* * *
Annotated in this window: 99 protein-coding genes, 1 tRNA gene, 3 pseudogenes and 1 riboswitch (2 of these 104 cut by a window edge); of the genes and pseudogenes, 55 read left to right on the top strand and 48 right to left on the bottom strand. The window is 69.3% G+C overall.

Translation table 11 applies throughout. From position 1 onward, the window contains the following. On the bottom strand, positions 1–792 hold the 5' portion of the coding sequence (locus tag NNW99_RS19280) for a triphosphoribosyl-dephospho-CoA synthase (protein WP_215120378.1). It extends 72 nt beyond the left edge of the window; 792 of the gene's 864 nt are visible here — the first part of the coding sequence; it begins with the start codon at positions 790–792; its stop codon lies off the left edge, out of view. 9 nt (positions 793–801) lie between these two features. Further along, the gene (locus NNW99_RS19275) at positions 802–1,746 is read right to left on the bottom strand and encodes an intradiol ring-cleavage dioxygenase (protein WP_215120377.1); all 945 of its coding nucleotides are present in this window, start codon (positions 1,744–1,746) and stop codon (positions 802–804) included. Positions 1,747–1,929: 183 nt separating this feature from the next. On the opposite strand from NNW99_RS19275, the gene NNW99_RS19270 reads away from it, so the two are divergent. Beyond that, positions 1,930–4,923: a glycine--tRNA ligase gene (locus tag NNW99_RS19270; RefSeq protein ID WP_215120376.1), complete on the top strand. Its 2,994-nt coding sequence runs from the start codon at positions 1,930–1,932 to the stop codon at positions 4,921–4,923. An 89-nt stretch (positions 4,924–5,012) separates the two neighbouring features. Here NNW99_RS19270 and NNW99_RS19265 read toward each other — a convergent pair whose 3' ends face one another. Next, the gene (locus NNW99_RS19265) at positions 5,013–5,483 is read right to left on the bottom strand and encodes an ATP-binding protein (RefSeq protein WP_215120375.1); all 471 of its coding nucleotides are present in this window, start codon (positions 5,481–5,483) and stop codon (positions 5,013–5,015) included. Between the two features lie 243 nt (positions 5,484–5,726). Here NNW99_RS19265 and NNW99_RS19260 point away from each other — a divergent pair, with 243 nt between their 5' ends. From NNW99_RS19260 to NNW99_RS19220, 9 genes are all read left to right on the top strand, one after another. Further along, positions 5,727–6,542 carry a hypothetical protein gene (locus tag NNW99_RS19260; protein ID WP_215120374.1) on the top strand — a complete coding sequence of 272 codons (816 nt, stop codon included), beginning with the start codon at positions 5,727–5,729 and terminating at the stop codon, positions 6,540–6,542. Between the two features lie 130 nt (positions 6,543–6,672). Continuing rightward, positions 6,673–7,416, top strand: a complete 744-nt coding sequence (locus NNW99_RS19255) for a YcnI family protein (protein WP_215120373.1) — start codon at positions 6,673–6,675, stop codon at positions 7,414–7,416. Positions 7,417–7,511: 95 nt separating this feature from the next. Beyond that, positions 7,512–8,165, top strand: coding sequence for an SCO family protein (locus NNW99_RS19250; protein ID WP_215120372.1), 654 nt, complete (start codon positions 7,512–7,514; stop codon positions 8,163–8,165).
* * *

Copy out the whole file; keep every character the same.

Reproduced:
Annotated in this window: 99 protein-coding genes, 1 tRNA gene, 3 pseudogenes and 1 riboswitch (2 of these 104 cut by a window edge); of the genes and pseudogenes, 55 read left to right on the top strand and 48 right to left on the bottom strand. The window is 69.3% G+C overall.

Translation table 11 applies throughout. From position 1 onward, the window contains the following. On the bottom strand, positions 1–792 hold the 5' portion of the coding sequence (locus tag NNW99_RS19280) for a triphosphoribosyl-dephospho-CoA synthase (protein WP_215120378.1). It extends 72 nt beyond the left edge of the window; 792 of the gene's 864 nt are visible here — the first part of the coding sequence; it begins with the start codon at positions 790–792; its stop codon lies off the left edge, out of view. 9 nt (positions 793–801) lie between these two features. Further along, the gene (locus NNW99_RS19275) at positions 802–1,746 is read right to left on the bottom strand and encodes an intradiol ring-cleavage dioxygenase (protein WP_215120377.1); all 945 of its coding nucleotides are present in this window, start codon (positions 1,744–1,746) and stop codon (positions 802–804) included. Positions 1,747–1,929: 183 nt separating this feature from the next. On the opposite strand from NNW99_RS19275, the gene NNW99_RS19270 reads away from it, so the two are divergent. Beyond that, positions 1,930–4,923: a glycine--tRNA ligase gene (locus tag NNW99_RS19270; RefSeq protein ID WP_215120376.1), complete on the top strand. Its 2,994-nt coding sequence runs from the start codon at positions 1,930–1,932 to the stop codon at positions 4,921–4,923. An 89-nt stretch (positions 4,924–5,012) separates the two neighbouring features. Here NNW99_RS19270 and NNW99_RS19265 read toward each other — a convergent pair whose 3' ends face one another. Next, the gene (locus NNW99_RS19265) at positions 5,013–5,483 is read right to left on the bottom strand and encodes an ATP-binding protein (RefSeq protein WP_215120375.1); all 471 of its coding nucleotides are present in this window, start codon (positions 5,481–5,483) and stop codon (positions 5,013–5,015) included. Between the two features lie 243 nt (positions 5,484–5,726). Here NNW99_RS19265 and NNW99_RS19260 point away from each other — a divergent pair, with 243 nt between their 5' ends. From NNW99_RS19260 to NNW99_RS19220, 9 genes are all read left to right on the top strand, one after another. Further along, positions 5,727–6,542 carry a hypothetical protein gene (locus tag NNW99_RS19260; protein ID WP_215120374.1) on the top strand — a complete coding sequence of 272 codons (816 nt, stop codon included), beginning with the start codon at positions 5,727–5,729 and terminating at the stop codon, positions 6,540–6,542. Between the two features lie 130 nt (positions 6,543–6,672). Continuing rightward, positions 6,673–7,416, top strand: a complete 744-nt coding sequence (locus NNW99_RS19255) for a YcnI family protein (protein WP_215120373.1) — start codon at positions 6,673–6,675, stop codon at positions 7,414–7,416. Positions 7,417–7,511: 95 nt separating this feature from the next. Beyond that, positions 7,512–8,165, top strand: coding sequence for an SCO family protein (locus NNW99_RS19250; protein ID WP_215120372.1), 654 nt, complete (start codon positions 7,512–7,514; stop codon positions 8,163–8,165).